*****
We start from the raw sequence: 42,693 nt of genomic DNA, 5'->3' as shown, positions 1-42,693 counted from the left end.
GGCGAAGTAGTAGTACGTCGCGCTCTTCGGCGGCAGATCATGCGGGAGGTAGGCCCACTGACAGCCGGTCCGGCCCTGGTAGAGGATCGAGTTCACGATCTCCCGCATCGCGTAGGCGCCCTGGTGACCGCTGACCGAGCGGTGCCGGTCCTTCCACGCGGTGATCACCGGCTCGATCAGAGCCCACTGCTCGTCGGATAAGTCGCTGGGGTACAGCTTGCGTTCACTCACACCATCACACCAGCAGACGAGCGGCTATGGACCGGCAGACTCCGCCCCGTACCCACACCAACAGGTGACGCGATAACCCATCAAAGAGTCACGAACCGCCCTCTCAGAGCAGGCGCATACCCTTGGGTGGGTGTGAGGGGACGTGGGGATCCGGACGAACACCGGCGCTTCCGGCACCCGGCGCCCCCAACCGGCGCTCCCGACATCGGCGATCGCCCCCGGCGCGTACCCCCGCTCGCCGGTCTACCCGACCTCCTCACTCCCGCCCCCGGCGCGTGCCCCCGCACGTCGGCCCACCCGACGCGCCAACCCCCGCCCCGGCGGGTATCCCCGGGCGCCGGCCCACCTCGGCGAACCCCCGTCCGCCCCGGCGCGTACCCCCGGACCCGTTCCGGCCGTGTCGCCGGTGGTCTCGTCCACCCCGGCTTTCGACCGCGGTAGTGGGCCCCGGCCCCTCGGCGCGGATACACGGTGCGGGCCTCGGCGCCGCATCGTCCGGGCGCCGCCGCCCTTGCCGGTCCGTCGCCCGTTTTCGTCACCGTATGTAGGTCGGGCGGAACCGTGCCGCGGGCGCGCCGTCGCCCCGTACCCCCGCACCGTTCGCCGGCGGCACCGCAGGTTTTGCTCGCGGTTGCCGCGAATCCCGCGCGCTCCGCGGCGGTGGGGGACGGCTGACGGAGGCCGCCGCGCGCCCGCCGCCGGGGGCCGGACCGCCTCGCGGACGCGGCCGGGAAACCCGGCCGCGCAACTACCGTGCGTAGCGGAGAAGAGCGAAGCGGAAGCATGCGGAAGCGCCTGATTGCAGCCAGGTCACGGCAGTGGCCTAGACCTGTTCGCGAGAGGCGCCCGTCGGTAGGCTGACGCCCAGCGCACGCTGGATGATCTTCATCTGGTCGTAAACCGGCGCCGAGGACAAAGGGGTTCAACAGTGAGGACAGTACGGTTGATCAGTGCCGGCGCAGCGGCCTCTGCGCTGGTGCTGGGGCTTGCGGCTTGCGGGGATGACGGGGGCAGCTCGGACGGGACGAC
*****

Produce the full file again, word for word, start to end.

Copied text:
We start from the raw sequence: 42,693 nt of genomic DNA, 5'->3' as shown, positions 1-42,693 counted from the left end.
GGCGAAGTAGTAGTACGTCGCGCTCTTCGGCGGCAGATCATGCGGGAGGTAGGCCCACTGACAGCCGGTCCGGCCCTGGTAGAGGATCGAGTTCACGATCTCCCGCATCGCGTAGGCGCCCTGGTGACCGCTGACCGAGCGGTGCCGGTCCTTCCACGCGGTGATCACCGGCTCGATCAGAGCCCACTGCTCGTCGGATAAGTCGCTGGGGTACAGCTTGCGTTCACTCACACCATCACACCAGCAGACGAGCGGCTATGGACCGGCAGACTCCGCCCCGTACCCACACCAACAGGTGACGCGATAACCCATCAAAGAGTCACGAACCGCCCTCTCAGAGCAGGCGCATACCCTTGGGTGGGTGTGAGGGGACGTGGGGATCCGGACGAACACCGGCGCTTCCGGCACCCGGCGCCCCCAACCGGCGCTCCCGACATCGGCGATCGCCCCCGGCGCGTACCCCCGCTCGCCGGTCTACCCGACCTCCTCACTCCCGCCCCCGGCGCGTGCCCCCGCACGTCGGCCCACCCGACGCGCCAACCCCCGCCCCGGCGGGTATCCCCGGGCGCCGGCCCACCTCGGCGAACCCCCGTCCGCCCCGGCGCGTACCCCCGGACCCGTTCCGGCCGTGTCGCCGGTGGTCTCGTCCACCCCGGCTTTCGACCGCGGTAGTGGGCCCCGGCCCCTCGGCGCGGATACACGGTGCGGGCCTCGGCGCCGCATCGTCCGGGCGCCGCCGCCCTTGCCGGTCCGTCGCCCGTTTTCGTCACCGTATGTAGGTCGGGCGGAACCGTGCCGCGGGCGCGCCGTCGCCCCGTACCCCCGCACCGTTCGCCGGCGGCACCGCAGGTTTTGCTCGCGGTTGCCGCGAATCCCGCGCGCTCCGCGGCGGTGGGGGACGGCTGACGGAGGCCGCCGCGCGCCCGCCGCCGGGGGCCGGACCGCCTCGCGGACGCGGCCGGGAAACCCGGCCGCGCAACTACCGTGCGTAGCGGAGAAGAGCGAAGCGGAAGCATGCGGAAGCGCCTGATTGCAGCCAGGTCACGGCAGTGGCCTAGACCTGTTCGCGAGAGGCGCCCGTCGGTAGGCTGACGCCCAGCGCACGCTGGATGATCTTCATCTGGTCGTAAACCGGCGCCGAGGACAAAGGGGTTCAACAGTGAGGACAGTACGGTTGATCAGTGCCGGCGCAGCGGCCTCTGCGCTGGTGCTGGGGCTTGCGGCTTGCGGGGATGACGGGGGCAGCTCGGACGGGACGAC